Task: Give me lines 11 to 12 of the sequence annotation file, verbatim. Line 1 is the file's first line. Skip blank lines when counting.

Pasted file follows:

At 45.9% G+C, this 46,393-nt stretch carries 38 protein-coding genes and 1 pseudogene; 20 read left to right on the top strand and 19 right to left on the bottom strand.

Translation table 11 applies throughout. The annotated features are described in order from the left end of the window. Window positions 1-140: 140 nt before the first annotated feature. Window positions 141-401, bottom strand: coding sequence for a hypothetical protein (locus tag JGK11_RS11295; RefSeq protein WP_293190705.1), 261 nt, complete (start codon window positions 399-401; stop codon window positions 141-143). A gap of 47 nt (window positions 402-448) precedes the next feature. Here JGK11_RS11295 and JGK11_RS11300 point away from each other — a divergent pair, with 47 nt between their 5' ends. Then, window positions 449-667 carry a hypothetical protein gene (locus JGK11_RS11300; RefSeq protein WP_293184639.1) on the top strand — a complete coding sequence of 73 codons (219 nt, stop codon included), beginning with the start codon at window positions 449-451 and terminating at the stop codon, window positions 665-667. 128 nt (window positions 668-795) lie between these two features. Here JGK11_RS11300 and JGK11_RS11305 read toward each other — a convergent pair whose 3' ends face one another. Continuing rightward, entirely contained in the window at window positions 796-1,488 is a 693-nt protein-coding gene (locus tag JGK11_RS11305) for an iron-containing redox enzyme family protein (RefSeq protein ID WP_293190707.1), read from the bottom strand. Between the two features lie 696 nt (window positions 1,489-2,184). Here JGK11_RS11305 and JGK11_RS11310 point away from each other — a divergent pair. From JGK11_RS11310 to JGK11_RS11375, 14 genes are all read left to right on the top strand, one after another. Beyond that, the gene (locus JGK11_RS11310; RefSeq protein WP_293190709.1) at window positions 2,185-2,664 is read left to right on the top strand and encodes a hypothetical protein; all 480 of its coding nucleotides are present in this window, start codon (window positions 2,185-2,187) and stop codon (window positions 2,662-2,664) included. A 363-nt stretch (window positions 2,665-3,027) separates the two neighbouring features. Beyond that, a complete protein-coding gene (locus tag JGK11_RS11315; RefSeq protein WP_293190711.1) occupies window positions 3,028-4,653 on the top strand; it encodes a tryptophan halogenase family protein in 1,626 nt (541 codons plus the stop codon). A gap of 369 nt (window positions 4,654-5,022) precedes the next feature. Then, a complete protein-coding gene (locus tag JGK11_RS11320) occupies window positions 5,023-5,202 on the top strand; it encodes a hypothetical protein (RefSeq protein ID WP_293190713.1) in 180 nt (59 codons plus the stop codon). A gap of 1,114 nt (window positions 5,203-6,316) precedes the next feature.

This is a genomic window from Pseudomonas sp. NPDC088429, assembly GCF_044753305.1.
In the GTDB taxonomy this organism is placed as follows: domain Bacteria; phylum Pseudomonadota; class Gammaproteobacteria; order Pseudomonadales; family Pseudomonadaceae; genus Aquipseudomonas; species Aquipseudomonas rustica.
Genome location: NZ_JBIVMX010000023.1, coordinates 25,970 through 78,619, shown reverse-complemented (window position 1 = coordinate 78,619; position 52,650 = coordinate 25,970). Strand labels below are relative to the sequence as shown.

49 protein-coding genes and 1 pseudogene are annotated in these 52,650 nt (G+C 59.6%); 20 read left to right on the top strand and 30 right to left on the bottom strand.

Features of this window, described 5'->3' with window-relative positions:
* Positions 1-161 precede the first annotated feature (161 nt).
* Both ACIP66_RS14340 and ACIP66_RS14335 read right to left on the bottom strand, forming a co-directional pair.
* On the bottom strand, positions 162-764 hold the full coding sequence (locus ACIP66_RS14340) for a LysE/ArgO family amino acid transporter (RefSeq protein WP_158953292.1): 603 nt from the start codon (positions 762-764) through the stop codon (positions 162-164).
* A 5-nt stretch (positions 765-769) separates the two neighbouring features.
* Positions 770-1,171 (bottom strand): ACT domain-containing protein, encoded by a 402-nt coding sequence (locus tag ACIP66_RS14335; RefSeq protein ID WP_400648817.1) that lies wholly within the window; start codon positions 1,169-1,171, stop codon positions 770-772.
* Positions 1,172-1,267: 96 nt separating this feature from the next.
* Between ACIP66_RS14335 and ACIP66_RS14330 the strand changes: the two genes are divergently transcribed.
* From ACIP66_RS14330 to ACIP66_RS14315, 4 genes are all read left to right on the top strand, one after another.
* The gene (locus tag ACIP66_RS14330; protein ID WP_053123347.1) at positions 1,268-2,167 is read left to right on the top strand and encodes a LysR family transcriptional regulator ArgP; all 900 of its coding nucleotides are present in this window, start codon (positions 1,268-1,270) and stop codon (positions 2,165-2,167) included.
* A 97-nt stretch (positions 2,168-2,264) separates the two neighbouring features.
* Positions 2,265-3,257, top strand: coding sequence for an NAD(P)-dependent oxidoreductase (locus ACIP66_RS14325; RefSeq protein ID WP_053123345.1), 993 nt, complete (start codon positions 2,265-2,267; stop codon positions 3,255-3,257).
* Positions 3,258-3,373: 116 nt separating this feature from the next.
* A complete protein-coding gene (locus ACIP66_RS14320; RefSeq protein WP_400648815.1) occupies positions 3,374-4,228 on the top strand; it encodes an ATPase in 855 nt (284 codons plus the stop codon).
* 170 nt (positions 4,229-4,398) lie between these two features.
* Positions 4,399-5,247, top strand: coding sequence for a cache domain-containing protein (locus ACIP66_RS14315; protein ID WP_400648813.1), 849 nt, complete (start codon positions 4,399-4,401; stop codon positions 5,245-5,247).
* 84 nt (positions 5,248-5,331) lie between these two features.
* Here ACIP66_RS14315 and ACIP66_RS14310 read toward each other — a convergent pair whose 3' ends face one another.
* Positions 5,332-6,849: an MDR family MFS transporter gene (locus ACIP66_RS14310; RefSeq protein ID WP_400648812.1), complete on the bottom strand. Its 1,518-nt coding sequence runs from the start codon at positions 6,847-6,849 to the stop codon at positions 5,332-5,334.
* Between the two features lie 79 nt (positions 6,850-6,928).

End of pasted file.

* A 5-nt stretch (positions 765-769) separates the two neighbouring features.
* Positions 770-1,171 (bottom strand): ACT domain-containing protein, encoded by a 402-nt coding sequence (locus tag ACIP66_RS14335; RefSeq protein ID WP_400648817.1) that lies wholly within the window; start codon positions 1,169-1,171, stop codon positions 770-772.